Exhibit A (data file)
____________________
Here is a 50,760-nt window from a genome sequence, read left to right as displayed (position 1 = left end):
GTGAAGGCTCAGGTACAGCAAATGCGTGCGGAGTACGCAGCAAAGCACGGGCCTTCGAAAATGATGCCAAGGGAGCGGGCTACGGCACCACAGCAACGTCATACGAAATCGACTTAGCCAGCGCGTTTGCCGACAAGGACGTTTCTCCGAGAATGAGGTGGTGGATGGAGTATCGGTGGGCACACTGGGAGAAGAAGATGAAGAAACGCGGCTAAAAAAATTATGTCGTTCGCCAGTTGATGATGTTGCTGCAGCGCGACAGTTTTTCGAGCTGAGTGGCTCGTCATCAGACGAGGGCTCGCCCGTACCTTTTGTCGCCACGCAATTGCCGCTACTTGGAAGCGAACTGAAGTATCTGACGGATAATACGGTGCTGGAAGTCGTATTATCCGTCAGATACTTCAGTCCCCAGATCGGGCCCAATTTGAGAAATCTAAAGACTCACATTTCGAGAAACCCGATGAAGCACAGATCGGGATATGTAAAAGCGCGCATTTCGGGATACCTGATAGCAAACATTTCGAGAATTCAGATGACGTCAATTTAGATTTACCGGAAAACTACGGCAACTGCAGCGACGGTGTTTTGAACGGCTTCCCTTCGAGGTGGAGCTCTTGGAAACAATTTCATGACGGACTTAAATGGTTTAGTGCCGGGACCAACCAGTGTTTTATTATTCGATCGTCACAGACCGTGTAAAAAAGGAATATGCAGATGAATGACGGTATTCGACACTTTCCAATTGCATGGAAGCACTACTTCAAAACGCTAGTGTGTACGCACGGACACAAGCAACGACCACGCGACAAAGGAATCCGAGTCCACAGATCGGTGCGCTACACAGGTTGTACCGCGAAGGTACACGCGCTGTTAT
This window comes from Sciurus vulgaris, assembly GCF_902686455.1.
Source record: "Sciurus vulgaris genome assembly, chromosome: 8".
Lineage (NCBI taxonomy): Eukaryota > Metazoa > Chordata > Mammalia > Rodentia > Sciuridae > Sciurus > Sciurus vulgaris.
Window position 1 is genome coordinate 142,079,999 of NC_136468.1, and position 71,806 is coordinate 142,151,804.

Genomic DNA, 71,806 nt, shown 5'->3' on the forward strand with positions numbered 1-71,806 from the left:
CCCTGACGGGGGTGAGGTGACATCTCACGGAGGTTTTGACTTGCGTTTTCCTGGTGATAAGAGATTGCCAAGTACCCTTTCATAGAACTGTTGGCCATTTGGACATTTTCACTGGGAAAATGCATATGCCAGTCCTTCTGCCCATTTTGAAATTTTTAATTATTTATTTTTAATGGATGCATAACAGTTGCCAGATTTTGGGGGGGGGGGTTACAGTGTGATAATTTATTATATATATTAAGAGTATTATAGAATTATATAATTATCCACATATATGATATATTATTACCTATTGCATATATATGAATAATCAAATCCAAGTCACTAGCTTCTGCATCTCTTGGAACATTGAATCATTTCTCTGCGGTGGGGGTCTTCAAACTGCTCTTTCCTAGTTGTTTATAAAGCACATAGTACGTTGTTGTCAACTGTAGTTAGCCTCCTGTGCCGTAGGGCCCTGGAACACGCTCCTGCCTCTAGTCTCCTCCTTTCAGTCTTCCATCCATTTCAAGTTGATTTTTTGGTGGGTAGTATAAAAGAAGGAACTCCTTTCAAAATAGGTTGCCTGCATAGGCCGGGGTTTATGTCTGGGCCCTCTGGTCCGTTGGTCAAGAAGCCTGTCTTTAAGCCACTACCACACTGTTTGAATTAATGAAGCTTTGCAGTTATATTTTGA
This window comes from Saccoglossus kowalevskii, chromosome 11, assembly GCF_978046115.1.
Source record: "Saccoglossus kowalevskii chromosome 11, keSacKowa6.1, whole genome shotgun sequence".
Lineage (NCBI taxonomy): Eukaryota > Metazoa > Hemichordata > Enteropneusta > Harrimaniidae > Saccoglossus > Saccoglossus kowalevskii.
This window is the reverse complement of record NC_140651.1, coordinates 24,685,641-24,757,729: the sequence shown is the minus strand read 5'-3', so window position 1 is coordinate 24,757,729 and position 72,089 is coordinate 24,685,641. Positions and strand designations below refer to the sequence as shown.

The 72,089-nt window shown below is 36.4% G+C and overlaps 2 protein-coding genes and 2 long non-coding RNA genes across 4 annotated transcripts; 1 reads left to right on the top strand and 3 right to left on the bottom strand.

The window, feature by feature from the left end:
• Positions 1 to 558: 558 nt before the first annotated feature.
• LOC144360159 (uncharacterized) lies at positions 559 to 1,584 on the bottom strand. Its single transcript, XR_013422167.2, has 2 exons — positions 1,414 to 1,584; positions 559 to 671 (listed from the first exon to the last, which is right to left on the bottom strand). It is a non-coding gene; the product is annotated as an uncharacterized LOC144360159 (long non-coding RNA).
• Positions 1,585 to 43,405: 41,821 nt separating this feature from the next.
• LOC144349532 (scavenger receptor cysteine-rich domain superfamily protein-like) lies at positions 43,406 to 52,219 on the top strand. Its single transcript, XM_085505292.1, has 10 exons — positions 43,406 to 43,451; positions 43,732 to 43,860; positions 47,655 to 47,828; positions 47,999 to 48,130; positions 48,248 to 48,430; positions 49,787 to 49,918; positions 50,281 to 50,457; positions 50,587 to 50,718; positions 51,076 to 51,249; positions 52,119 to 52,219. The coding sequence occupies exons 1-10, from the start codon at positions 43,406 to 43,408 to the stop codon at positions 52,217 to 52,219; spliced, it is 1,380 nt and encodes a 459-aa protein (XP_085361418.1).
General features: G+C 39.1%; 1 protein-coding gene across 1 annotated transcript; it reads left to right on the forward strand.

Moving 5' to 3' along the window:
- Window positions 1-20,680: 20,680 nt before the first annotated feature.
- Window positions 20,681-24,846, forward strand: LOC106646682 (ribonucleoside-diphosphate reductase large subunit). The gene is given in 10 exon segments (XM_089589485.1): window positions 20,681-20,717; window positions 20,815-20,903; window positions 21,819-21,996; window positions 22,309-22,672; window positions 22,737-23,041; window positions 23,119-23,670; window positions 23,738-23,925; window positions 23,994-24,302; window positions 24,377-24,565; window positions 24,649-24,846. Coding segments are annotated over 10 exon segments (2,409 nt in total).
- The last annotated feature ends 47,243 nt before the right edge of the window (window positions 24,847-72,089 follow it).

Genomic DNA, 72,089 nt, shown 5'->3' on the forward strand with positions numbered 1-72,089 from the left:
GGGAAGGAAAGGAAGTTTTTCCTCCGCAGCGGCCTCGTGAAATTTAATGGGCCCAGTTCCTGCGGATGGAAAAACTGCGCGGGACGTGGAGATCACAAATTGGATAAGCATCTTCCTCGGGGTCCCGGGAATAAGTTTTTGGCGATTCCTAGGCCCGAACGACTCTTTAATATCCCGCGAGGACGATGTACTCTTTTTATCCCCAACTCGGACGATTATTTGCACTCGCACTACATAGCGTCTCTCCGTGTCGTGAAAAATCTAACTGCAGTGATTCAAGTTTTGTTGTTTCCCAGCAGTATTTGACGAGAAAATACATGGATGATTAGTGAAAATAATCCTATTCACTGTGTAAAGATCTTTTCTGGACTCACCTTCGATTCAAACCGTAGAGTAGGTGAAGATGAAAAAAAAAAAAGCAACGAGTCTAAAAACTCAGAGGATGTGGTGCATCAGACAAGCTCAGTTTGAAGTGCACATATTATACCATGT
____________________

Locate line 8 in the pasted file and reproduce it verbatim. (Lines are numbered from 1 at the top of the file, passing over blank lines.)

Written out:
CCCTGACGGGGGTGAGGTGACATCTCACGGAGGTTTTGACTTGCGTTTTCCTGGTGATAAGAGATTGCCAAGTACCCTTTCATAGAACTGTTGGCCATTTGGACATTTTCACTGGGAAAATGCATATGCCAGTCCTTCTGCCCATTTTGAAATTTTTAATTATTTATTTTTAATGGATGCATAACAGTTGCCAGATTTTGGGGGGGGGGGTTACAGTGTGATAATTTATTATATATATTAAGAGTATTATAGAATTATATAATTATCCACATATATGATATATTATTACCTATTGCATATATATGAATAATCAAATCCAAGTCACTAGCTTCTGCATCTCTTGGAACATTGAATCATTTCTCTGCGGTGGGGGTCTTCAAACTGCTCTTTCCTAGTTGTTTATAAAGCACATAGTACGTTGTTGTCAACTGTAGTTAGCCTCCTGTGCCGTAGGGCCCTGGAACACGCTCCTGCCTCTAGTCTCCTCCTTTCAGTCTTCCATCCATTTCAAGTTGATTTTTTGGTGGGTAGTATAAAAGAAGGAACTCCTTTCAAAATAGGTTGCCTGCATAGGCCGGGGTTTATGTCTGGGCCCTCTGGTCCGTTGGTCAAGAAGCCTGTCTTTAAGCCACTACCACACTGTTTGAATTAATGAAGCTTTGCAGTTATATTTTGA